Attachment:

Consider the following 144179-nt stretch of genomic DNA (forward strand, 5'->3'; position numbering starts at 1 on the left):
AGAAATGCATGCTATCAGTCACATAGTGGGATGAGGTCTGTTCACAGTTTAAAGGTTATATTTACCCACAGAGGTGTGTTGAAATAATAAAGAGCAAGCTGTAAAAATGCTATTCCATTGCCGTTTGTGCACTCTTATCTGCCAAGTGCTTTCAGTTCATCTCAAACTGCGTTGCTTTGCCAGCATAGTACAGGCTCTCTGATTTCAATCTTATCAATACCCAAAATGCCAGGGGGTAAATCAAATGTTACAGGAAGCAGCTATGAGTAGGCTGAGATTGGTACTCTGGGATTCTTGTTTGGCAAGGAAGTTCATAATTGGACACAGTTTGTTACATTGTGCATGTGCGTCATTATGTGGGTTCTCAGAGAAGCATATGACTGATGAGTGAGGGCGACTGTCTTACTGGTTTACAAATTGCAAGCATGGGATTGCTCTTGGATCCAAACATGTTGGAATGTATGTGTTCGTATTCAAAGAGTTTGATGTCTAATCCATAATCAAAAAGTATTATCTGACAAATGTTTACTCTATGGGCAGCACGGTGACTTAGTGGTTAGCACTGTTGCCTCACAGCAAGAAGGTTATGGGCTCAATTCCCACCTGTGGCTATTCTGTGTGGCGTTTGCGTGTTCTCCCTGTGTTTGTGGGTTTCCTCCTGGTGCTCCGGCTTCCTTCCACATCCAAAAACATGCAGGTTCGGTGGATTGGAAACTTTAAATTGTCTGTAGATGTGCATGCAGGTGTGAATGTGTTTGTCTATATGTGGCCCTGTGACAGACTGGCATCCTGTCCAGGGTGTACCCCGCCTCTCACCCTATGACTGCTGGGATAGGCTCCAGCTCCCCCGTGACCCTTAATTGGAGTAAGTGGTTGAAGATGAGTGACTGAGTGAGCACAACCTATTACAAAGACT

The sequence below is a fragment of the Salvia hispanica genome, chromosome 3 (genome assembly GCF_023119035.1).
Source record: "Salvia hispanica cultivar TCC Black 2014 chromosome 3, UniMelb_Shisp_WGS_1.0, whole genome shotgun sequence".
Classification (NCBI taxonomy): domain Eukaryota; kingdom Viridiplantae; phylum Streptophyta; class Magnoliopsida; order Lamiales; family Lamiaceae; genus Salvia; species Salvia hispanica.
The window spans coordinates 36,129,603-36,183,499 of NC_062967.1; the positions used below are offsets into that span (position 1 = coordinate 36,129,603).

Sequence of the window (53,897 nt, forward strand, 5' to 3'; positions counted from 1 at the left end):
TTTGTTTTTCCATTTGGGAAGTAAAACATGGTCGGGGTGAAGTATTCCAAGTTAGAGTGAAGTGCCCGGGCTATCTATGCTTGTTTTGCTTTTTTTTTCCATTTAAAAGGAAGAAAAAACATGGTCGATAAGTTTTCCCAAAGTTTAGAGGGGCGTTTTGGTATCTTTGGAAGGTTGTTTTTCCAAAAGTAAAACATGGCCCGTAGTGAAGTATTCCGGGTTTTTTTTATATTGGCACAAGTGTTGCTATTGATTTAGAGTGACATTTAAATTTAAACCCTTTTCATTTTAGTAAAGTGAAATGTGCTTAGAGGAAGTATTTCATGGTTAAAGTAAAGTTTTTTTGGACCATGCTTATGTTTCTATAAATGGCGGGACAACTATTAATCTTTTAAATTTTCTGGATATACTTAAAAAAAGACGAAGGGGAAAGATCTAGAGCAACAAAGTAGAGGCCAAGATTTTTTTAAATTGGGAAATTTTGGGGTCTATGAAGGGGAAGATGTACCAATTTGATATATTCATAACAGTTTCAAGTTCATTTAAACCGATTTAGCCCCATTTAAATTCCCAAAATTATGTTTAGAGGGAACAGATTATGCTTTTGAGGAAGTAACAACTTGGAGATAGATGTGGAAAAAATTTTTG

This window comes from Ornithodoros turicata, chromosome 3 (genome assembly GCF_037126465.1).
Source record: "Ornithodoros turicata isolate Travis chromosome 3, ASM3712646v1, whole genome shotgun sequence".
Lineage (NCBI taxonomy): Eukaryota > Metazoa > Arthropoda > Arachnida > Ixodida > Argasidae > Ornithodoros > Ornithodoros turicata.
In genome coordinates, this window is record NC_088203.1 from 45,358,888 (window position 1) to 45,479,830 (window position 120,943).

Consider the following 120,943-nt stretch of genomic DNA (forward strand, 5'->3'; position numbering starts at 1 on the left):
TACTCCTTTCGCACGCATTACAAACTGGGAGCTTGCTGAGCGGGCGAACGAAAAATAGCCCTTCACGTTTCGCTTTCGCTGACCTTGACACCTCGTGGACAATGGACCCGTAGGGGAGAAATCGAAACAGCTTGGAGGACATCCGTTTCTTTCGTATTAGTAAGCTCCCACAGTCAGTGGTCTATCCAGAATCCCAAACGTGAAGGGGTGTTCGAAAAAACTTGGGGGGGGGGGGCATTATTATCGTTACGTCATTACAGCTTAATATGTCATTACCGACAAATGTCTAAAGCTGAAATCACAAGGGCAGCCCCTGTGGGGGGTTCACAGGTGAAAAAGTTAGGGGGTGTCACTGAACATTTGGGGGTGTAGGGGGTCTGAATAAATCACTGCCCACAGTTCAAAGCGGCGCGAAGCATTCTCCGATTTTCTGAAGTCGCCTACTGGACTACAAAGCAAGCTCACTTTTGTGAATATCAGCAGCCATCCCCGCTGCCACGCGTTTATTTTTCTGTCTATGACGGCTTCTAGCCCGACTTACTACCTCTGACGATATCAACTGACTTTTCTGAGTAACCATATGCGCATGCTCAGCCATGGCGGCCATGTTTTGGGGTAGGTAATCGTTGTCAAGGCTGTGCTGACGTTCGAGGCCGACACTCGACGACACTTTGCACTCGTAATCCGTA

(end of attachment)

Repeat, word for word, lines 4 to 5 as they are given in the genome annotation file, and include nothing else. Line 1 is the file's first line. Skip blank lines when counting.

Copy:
Source record: "Salvia hispanica cultivar TCC Black 2014 chromosome 3, UniMelb_Shisp_WGS_1.0, whole genome shotgun sequence".
Classification (NCBI taxonomy): domain Eukaryota; kingdom Viridiplantae; phylum Streptophyta; class Magnoliopsida; order Lamiales; family Lamiaceae; genus Salvia; species Salvia hispanica.